I'm a professional programmer.
I have never read Design Patterns and couldn't tell you the difference between a Singleton, a Factory, or a Roundabout.
I think UML is a great way to make pretty diagrams that don't mean shit and that any code created from a UML to class generator is going to be overly complex.
I think people who make flowcharts value form over function.
I believe that documentation is way more important than any of these.
This thought brought to you by the machinations framework, which I'm sure might make sense for other folks but just reminds me of all of these things rolled into one, with thie idea that we can boil everything down into simple and repeatable principles:
@craigmaloney All of these tools are misused in practice. They were intended to provide meaningful standards for different kinds of documentation. They turned into process by people who wanted to sell convention tickets and speaker slots. I wouldn't ignore their documentation value, but definitely do ignore everything else.
@craigmaloney I agree with @vertigo here. The software engineering discipline is corrupt and so are its organizations - that's why these tools don't work in practice. Basically what software engineers are missing is systems engineering. This stuff has already been figured out it's just people/businesses are too lazy/cheap to implement it.
@craigmaloney I've never used or even learned UML in my life as a computer professional (did not take CS in uni, picked it up the old fashioned way through privilege and nepotism)
@craigmaloney Design Patterns is a good book misused by drones, it's not recipes but "how to identify paths you've walked". It's meant to be read after Chris Alexander's books, not instead of.
UML serves some purpose, in large systems it's good documentation; they've saved my ass in J2EE projects. The visual programming part's not great.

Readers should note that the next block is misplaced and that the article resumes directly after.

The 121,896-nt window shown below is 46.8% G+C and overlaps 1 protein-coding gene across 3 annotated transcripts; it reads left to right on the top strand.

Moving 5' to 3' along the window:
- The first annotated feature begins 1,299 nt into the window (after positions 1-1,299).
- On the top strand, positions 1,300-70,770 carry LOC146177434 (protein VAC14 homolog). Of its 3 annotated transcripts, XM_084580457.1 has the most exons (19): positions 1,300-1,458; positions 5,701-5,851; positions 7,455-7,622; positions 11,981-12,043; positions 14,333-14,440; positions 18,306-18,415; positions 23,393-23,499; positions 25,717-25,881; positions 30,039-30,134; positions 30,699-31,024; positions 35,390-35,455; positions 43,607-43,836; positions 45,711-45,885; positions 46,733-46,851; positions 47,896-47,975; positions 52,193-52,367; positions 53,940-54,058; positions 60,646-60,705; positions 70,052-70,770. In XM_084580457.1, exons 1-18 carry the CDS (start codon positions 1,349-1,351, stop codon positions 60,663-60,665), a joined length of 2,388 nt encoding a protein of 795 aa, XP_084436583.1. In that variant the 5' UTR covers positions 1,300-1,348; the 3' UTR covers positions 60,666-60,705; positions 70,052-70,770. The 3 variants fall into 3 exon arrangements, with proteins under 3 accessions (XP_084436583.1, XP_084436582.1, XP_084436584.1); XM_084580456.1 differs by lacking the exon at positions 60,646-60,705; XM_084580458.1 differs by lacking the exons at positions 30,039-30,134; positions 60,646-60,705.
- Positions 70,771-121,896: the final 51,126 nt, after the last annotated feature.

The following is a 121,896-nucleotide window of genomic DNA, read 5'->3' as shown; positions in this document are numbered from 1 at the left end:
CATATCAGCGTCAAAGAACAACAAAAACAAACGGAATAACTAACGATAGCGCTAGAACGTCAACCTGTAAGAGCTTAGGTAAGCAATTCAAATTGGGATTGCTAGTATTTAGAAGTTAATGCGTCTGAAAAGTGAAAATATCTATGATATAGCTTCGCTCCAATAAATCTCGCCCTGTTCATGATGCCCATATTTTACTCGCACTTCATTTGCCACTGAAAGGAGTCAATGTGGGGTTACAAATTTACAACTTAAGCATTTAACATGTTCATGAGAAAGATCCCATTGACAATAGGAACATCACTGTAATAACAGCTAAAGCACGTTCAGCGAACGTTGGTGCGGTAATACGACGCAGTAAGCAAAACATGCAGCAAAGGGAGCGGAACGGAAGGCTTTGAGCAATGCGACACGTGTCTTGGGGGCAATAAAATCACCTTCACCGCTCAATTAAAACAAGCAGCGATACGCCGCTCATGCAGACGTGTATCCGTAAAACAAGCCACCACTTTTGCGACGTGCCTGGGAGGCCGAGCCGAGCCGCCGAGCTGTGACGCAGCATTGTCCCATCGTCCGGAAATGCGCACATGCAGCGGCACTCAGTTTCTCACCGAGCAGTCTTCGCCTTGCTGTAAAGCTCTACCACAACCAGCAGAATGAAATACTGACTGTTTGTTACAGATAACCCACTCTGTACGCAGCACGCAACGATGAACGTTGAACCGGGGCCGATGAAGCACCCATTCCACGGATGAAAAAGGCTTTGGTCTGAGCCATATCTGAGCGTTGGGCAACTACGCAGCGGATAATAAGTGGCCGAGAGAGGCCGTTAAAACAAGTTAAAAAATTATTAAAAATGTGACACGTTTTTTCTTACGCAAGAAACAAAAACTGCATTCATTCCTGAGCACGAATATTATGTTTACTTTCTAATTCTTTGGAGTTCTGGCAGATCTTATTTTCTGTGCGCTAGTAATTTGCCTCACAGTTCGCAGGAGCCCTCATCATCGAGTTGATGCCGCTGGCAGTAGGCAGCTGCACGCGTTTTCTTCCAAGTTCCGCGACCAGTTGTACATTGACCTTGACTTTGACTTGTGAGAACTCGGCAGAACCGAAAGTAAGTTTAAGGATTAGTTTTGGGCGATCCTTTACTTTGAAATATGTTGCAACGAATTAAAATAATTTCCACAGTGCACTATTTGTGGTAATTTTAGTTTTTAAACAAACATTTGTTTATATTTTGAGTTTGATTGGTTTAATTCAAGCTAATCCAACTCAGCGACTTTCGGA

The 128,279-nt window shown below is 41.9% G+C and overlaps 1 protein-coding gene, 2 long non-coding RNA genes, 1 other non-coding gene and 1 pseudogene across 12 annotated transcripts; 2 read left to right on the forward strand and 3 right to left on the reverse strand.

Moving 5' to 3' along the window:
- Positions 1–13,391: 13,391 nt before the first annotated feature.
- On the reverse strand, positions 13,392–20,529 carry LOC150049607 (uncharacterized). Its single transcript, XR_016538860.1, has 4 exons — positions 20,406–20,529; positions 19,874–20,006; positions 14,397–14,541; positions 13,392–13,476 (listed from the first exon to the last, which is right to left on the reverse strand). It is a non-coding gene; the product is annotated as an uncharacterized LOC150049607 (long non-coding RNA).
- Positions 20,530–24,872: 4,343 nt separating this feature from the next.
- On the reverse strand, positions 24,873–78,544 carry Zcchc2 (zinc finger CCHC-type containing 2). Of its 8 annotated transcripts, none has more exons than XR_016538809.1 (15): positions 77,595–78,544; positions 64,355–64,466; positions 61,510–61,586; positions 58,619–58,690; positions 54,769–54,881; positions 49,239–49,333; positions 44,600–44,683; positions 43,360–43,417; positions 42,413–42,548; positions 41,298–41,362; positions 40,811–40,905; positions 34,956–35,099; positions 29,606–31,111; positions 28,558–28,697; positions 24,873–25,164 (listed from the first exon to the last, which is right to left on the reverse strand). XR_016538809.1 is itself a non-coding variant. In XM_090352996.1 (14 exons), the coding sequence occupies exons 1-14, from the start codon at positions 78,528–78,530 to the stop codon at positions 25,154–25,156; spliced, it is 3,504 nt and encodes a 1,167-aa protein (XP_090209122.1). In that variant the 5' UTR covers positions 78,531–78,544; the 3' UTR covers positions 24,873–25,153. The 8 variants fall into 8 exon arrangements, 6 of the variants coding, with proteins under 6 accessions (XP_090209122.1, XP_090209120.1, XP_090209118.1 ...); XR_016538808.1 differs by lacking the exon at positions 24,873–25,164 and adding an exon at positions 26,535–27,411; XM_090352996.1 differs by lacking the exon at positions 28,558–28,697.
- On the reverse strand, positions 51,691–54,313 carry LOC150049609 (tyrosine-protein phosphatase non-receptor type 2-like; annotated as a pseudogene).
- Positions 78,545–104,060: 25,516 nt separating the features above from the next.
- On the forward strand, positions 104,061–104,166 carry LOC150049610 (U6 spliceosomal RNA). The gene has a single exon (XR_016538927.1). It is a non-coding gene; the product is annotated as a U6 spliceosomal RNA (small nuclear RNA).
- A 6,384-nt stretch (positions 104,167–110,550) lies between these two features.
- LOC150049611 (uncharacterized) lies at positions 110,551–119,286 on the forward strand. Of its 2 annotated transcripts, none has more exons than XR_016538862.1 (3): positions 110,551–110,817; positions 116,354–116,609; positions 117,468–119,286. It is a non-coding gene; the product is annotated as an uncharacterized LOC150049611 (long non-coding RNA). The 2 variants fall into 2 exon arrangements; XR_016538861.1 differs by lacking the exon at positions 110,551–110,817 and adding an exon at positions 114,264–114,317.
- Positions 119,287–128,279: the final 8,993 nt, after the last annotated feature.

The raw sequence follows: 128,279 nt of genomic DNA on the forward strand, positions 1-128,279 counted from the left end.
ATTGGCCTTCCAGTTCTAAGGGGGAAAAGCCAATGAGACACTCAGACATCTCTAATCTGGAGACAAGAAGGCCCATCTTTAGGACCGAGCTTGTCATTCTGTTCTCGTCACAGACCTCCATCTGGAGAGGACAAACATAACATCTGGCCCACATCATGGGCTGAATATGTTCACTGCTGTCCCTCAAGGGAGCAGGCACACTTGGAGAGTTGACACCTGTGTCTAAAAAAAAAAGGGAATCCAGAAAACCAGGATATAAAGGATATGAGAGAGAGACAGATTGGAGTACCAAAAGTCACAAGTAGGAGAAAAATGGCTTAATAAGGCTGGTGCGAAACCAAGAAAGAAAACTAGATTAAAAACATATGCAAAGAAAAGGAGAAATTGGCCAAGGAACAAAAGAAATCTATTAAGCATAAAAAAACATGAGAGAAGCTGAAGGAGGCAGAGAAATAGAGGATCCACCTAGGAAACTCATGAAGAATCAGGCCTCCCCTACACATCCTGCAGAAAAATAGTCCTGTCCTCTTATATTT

Flowcharts were an incredibly valuable tool for ASM, BASIC, FORTRAN, etc unstructured languages. Still are, but I mostly do pseudocode instead.
@craigmaloney Documentation's a great idea. I've rarely seen it exist, comments are always wrong, most programs no longer have a user manual or even internal help. Mostly they say "ask in discord or stackunderflow".
I barely have any, and I know its value.
Design patterns are really great to deal with the shortcomings of Java, SmallTalk, Ruby and Python. For people stuck using those systems I strongly recommend them. The original Gang of Four, the goofy&commercial “Head First Design Patterns”, and the curious “A Little Java” are all books that have helped me.
Thousands of programs are built on the MVC pattern and understanding it is pretty key.
For other languages, those specific design patterns aren’t great but the general idea is. Or “paradigms” as Norvig calls them.
The design patterns community, or at least adjacent, also have refactoring catalogues and those are absolutely amazing and a lot more universal. Even lisp dorks can have something to learn from https://refactoring.com/catalog
Re flowcharts—remember that they came from the age of GOTO (and then a second wave—UML—with OOP). Obviously with modern languages and tools you don’t need them. But if you are stuck using an OOP language it can be somewhat good to get an UML overview so you can see how everything fits together in your architecture. Ideally you’d want to autogenerate it from code or vice versa instead of implementing everything twice. But UML / flowcharts are not necessary by any means.
@Sandra My biggest complaint with UML and Flowcharts is the "holding it wrong" issue, where the form is more important than the information it conveys. It's having to remember a bunch of things in order to use it when a simple line-diagram with text could convey as much information with less tools to make it.
And like others have stated, once the code starts flowing those diagrams suddenly become a liability as things change.
@Sandra I know they're useful for some but I've seen them wielded as a club more I've seen them used as a shovel.